Director General - Mamodupi Mohlala
Department of Communications
399 Duncan Street
Fax: (012) 427-8026
We are a specialist trade union organised in the Broadcasting and Media Sector. We represent more than a thousand members in these sectors, particularly at the SABC.
This serves as a request for a shift of the deadlines to submit input in respect of the proposed Broadcasting Bill. Apart from the fact that the Bill, in its current form, cannot work in practice, the process being followed is flawed and unconstitutional.
As a trade union we are particularly concerned about the huge job losses that will occur if this proposed Bill is passed in its current form.
We estimate that between 1200 and 1500 people will lose their jobs. This goes directly against the stated intent, in the pre-amble of the Bill, of its aim of fighting unemployment.
Furthermore, we are of the view that the current tax proposal will not be enough to fund the SABC sufficiently to fulfill its public mandate.
According to the last budget review figure of the SABC R5.1b (Operational and CAPEX) is required for the next financial year. This excludes the current loan repayment of R1m and the repayment of the new loan in process (installment unknown). According to SARS Financial Statements, Financial Year 2008/9, they collected R 196b in Personal Income Tax for the year. This figure will be substantially lower for the current financial year due to approximately 1 million jobs being lost in the first nine months of 2009. SARS reported an expected shortfall of R 70b in Personal Income Tax. At a maximum rate of 1% the proposed Fund would only receive R1.9b from tax this year.
If the SABC only receives 60% (other broadcaster will also benefit from the Fund) they would have received R1.14b. Add to that the current income of approximately R 1.7b from advertising and sponsors the total is R 2.84b. There appears to be a serious shortfall. When commercial advertising is capped, as suggested by the Bill, the shortfall may even be more.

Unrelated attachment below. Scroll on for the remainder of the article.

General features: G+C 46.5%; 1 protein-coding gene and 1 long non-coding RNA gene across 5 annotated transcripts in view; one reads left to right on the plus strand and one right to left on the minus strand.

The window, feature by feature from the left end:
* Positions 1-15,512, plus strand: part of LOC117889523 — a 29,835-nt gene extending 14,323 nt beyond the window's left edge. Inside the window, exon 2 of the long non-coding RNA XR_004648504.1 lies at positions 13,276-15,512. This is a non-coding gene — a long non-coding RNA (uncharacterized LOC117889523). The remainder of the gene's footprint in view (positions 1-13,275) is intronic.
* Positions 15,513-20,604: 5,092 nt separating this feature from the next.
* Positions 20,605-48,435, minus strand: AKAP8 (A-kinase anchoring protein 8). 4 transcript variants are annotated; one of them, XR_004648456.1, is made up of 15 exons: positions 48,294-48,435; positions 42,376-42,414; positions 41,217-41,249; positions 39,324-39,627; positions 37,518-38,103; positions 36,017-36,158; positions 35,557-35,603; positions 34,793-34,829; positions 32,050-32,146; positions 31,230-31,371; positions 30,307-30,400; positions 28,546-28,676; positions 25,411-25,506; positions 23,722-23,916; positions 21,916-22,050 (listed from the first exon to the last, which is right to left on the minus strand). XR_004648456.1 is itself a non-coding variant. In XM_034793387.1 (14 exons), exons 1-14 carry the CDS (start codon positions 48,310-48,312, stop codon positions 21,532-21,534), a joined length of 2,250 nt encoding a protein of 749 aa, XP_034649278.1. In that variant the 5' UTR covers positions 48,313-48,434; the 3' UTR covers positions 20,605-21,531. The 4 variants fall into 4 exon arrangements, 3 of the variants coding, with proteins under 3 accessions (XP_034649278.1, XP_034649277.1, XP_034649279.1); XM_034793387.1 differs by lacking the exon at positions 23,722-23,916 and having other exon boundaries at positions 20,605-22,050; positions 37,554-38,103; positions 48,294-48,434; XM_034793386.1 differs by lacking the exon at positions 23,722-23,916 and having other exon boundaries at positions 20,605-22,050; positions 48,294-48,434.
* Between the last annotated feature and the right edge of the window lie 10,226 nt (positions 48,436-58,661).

Having said this, it is clear that due and thorough debate and brain storming needs to be done before any new legislation is passed.
We propose that a process be started where all stakeholders are involved, including treasury, to looking at the new funding model, which may simply include a government grant for the PBS part of the SABC and that TV licenses be retained as part of that funding.
As part of this exercise we need to relook the SABC’s very heavy and expensive top structure and the exorbitant salaries Executives are paid.
We also need to look at cutting costs in respect of all the pleasure trips (Beijing, Jazz Festival, Dakar, etc) by the Executive Management of the SABC and there needs to be proper, transparent and thorough accounting and accountability by those individuals.
We need a qualified and competent CEO with a proven track record of successful business operations, not another (incompetent) political appointment. We need a lean and competent top structure which should be effective and understand the business. The SABC cannot afford to pay top management exorbitant packages when they cannot do their jobs properly and they then hire consultants at a cost of Millions of Rands to do their job. If we cannot find competent people, only then should the SABC appoint consultants. We cannot afford to pay both.